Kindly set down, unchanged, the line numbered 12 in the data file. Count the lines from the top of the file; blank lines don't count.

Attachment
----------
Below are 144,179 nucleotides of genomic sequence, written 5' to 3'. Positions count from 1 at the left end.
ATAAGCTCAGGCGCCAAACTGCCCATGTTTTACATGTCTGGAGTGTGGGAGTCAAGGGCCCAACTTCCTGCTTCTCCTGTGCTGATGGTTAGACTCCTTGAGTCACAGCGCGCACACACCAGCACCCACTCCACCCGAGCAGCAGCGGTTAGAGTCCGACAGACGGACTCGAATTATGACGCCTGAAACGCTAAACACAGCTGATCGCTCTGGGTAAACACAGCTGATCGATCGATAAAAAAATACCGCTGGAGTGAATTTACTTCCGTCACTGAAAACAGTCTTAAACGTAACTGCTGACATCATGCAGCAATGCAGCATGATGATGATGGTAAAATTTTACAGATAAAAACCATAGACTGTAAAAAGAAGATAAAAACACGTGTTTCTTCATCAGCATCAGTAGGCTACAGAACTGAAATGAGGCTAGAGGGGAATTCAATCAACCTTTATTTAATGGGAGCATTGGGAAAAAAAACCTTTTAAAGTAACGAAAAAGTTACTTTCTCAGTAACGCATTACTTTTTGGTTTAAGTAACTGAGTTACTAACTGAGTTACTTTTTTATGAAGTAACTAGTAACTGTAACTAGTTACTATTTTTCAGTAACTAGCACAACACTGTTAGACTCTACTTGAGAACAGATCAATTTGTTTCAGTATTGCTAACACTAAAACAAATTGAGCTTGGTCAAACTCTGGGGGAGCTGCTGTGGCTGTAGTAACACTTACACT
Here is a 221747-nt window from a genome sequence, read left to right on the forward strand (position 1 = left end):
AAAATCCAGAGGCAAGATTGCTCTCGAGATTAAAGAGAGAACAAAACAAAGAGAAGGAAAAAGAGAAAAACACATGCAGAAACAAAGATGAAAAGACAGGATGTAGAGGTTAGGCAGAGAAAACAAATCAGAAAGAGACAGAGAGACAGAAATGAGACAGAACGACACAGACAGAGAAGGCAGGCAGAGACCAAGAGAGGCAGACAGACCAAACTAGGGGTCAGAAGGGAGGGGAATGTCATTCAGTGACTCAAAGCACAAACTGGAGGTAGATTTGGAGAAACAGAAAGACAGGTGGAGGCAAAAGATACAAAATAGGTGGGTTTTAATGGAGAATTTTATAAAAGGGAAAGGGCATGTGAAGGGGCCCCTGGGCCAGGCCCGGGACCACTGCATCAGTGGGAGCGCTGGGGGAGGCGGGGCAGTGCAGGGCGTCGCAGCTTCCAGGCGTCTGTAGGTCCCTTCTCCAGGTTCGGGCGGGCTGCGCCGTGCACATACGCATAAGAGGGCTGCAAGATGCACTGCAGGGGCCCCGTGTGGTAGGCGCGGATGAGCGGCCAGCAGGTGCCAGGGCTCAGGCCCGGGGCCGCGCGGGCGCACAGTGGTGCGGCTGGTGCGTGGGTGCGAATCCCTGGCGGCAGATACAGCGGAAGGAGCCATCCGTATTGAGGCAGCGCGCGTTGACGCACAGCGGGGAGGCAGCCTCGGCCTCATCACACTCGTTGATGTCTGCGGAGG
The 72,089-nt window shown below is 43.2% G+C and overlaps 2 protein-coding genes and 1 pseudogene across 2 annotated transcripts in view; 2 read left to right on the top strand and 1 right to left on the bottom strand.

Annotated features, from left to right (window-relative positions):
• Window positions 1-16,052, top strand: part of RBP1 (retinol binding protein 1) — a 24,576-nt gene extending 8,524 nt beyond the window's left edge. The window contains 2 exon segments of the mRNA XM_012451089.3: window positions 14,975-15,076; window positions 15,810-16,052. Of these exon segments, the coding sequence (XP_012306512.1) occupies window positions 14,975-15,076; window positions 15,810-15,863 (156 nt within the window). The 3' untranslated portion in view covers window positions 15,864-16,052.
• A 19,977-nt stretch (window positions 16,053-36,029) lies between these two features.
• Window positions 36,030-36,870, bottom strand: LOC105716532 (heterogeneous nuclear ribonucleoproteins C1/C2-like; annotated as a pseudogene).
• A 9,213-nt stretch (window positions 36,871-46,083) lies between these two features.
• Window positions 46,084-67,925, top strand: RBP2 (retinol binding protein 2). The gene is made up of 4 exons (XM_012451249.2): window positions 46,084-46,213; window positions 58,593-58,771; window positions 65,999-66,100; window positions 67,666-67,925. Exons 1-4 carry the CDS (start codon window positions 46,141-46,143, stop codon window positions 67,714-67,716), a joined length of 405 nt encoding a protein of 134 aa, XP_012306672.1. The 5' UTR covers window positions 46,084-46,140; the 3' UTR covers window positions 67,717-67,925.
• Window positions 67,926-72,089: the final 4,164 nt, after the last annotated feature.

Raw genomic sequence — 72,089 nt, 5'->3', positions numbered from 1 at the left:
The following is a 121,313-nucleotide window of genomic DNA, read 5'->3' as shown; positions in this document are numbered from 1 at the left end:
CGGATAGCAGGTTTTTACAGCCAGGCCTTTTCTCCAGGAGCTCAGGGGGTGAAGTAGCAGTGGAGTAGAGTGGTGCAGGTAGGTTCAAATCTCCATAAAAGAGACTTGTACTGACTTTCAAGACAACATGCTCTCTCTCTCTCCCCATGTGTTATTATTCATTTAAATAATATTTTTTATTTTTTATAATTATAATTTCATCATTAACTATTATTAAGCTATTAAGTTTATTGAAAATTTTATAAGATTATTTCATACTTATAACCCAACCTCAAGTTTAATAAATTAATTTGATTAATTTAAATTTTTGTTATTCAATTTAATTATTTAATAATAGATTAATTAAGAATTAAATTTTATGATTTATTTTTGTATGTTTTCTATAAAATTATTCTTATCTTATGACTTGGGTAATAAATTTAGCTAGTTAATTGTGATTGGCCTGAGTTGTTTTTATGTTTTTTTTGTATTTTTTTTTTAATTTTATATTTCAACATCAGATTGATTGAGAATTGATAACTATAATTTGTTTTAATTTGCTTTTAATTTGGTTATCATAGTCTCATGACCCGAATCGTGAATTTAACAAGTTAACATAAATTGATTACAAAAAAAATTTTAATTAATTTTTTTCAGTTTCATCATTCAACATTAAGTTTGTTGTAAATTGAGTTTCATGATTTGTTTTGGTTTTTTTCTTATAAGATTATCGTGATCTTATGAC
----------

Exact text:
• Window positions 67,926-72,089: the final 4,164 nt, after the last annotated feature.